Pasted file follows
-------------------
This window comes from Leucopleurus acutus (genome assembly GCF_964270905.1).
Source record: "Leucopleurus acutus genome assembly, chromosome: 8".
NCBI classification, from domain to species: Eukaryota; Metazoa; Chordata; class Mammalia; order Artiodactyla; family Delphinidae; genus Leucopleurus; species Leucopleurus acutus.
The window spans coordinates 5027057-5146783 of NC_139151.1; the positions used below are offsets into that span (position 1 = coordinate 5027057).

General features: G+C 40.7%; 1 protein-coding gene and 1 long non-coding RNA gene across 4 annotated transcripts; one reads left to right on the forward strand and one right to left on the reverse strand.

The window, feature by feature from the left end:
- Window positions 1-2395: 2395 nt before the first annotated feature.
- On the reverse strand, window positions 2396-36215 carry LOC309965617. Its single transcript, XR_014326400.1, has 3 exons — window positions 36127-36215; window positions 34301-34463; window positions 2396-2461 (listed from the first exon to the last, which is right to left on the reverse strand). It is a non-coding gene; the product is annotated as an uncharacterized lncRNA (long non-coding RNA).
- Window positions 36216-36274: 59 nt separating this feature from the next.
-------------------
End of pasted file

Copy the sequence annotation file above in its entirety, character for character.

This window comes from Leucopleurus acutus (genome assembly GCF_964270905.1).
Source record: "Leucopleurus acutus genome assembly, chromosome: 8".
NCBI classification, from domain to species: Eukaryota; Metazoa; Chordata; class Mammalia; order Artiodactyla; family Delphinidae; genus Leucopleurus; species Leucopleurus acutus.
The window spans coordinates 5027057-5146783 of NC_139151.1; the positions used below are offsets into that span (position 1 = coordinate 5027057).

General features: G+C 40.7%; 1 protein-coding gene and 1 long non-coding RNA gene across 4 annotated transcripts; one reads left to right on the forward strand and one right to left on the reverse strand.

The window, feature by feature from the left end:
- Window positions 1-2395: 2395 nt before the first annotated feature.
- On the reverse strand, window positions 2396-36215 carry LOC309965617. Its single transcript, XR_014326400.1, has 3 exons — window positions 36127-36215; window positions 34301-34463; window positions 2396-2461 (listed from the first exon to the last, which is right to left on the reverse strand). It is a non-coding gene; the product is annotated as an uncharacterized lncRNA (long non-coding RNA).
- Window positions 36216-36274: 59 nt separating this feature from the next.